Editor’s note (April 8, 14:20 UTC): An earlier version of this article overstated State Street’s involvement in the project, based on phone conversations with a spokesperson for the bank and with the CEO of its partner company. State Street later clarified it is “evaluating” trading on the new platform, but has not committed to doing so.
State Street, the second-oldest bank in the U.S. with $3.1 trillion in assets under management, is providing the infrastructure for a new bank-grade trading platform for digital assets set to go live mid-year — and could eventually use the system for trading itself.
Announced Thursday, State Street’s Currenex trading technology arm is working with London-based Pure Digital, infrastructure provider to the foreign exchange trading world, to create an institution-focused digital currency trading platform.
The two companies said they plan to further explore the digital currency trading space.
“Currenex is thrilled to leverage our experience and expertise in the FX and digital asset trading marketplace to provide Pure Digital with robust technology and infrastructure for this exciting digital currency trading initiative,” David Newns, the global head of Execution Services for State Street Global Markets, said in a statement.
Asked if State Street would be using the platform to do its own crypto trading, Lauren Kiley, CEO of Pure Digital, told CoinDesk over the phone, “That is the intention – State Street is one of the many banks that will be using this platform and we are looking at midway through 2021, although no date is set.” Through a spokesperson, Newns later clarified that State Street is “evaluating” the use of the platform for its own trading, but “we have no statement of commitment.”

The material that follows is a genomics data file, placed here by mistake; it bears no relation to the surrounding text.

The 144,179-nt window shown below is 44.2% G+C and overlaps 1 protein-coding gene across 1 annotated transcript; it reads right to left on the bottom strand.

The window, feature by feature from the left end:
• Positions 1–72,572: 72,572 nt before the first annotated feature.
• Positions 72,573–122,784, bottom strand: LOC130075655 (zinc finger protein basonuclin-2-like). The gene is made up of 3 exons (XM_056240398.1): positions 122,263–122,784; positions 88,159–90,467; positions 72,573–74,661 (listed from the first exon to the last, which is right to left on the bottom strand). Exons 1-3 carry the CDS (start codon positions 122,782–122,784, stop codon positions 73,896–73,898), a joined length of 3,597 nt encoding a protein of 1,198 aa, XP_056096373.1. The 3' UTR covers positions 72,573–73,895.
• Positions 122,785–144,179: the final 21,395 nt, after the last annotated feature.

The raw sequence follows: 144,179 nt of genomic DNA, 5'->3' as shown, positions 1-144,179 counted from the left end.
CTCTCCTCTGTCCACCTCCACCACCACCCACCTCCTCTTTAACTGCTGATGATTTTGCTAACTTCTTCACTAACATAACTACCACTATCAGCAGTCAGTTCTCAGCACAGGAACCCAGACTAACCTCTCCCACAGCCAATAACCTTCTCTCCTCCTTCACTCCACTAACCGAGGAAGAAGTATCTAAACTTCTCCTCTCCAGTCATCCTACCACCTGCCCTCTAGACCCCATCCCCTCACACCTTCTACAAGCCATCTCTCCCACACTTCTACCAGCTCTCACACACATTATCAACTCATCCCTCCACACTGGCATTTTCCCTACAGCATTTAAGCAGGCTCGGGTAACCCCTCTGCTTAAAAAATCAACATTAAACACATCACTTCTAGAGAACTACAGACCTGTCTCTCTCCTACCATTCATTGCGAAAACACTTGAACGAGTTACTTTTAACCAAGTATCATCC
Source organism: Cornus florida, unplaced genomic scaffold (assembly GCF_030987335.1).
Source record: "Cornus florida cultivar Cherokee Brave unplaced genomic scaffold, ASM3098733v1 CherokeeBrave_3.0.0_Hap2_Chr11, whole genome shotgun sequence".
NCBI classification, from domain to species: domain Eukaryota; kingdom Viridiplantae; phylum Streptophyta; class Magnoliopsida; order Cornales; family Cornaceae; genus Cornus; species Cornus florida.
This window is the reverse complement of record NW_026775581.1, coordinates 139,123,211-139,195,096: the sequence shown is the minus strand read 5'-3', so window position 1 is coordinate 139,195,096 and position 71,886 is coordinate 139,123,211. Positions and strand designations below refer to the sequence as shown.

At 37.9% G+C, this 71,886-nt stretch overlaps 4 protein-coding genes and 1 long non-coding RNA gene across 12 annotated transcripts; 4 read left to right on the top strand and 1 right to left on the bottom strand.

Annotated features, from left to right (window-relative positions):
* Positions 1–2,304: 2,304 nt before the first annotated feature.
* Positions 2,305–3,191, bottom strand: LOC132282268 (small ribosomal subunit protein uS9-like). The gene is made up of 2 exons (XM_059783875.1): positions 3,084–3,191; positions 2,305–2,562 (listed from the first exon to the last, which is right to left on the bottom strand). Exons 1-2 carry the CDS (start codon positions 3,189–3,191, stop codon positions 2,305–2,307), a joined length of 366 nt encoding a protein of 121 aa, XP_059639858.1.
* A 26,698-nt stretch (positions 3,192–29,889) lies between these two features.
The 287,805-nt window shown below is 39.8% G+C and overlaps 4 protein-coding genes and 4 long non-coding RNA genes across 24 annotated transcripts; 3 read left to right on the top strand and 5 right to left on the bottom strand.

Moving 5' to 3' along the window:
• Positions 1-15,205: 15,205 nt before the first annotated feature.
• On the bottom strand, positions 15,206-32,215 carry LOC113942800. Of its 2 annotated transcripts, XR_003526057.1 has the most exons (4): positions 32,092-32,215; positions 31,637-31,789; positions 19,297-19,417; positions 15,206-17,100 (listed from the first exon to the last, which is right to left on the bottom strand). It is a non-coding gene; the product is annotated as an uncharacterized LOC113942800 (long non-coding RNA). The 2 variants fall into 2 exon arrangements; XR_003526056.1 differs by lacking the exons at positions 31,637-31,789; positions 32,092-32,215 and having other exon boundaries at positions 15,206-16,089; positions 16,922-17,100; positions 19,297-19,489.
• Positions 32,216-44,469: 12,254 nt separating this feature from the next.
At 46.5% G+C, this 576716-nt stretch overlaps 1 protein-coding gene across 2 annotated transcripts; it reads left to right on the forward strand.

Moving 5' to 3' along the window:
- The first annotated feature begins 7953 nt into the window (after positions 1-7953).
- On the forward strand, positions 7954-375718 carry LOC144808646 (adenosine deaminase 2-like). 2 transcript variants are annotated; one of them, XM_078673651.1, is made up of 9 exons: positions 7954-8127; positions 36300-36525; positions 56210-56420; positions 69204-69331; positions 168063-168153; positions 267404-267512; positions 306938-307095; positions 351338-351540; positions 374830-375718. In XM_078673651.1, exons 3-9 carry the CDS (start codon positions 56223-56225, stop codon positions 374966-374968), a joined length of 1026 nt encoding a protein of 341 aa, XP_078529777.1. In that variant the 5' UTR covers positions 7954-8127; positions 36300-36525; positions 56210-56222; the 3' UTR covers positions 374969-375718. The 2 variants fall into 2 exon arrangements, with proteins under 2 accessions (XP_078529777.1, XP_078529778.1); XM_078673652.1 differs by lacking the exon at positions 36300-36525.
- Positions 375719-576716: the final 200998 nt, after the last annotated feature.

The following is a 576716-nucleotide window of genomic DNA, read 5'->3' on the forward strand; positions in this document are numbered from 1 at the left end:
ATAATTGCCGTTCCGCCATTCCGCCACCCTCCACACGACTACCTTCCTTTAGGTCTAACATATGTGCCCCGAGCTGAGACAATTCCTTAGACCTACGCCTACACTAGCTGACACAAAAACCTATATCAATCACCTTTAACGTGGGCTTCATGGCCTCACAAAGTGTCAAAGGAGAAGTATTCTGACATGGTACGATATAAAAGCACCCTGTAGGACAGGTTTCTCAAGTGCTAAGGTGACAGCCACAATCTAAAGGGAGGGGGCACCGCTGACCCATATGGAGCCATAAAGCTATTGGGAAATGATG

Institutions appear to be driving the current crypto bull run, a key difference from the retail-driven expansion of the space back in 2017. Big banks including BNY Mellon, Goldman Sachs and Morgan Stanley are now making moves, and eyes have been on State Street, as one of the biggest U.S. custody providers and trading operations, to see when/if it would move into crypto.
“The digital currency world needs to grow up and mature,” Campbell Adams, founder of Pure Digital, said in an interview, adding:
“It needs large-balance financial institutions involved in the manufacturing process of price. The primary market doesn’t really exist. There’s a lot of disparate exchanges out there with different rules of engagement and systems. And this manifests itself in very fragmented market data.”
The plan is to transpose FX infrastructure to the crypto space via a bank-led consortium, and a platform that includes FX-industry standard APIs and best execution, Kiley said.
“State Street has agreed to explore the digital asset space trading space with us, and is also working with us on the tech,” Kiley told CoinDesk in an interview. “We’ve got a couple of banks that have signed with us and several others in the pipeline.”
Unlike a crypto exchange, Pure Digital is building an over-the-counter (OTC) offering with bilateral credit lines and full transparency, so that top-tier banks can see exactly with whom they’re dealing and can turn on and off counterparties as they choose, Kiley added.
“All these banks are waking up to crypto and can’t ignore it anymore, “ Kiley said. “Either they find a way to get involved and provide services to meet client demand or they will start to lose relevancy over time.”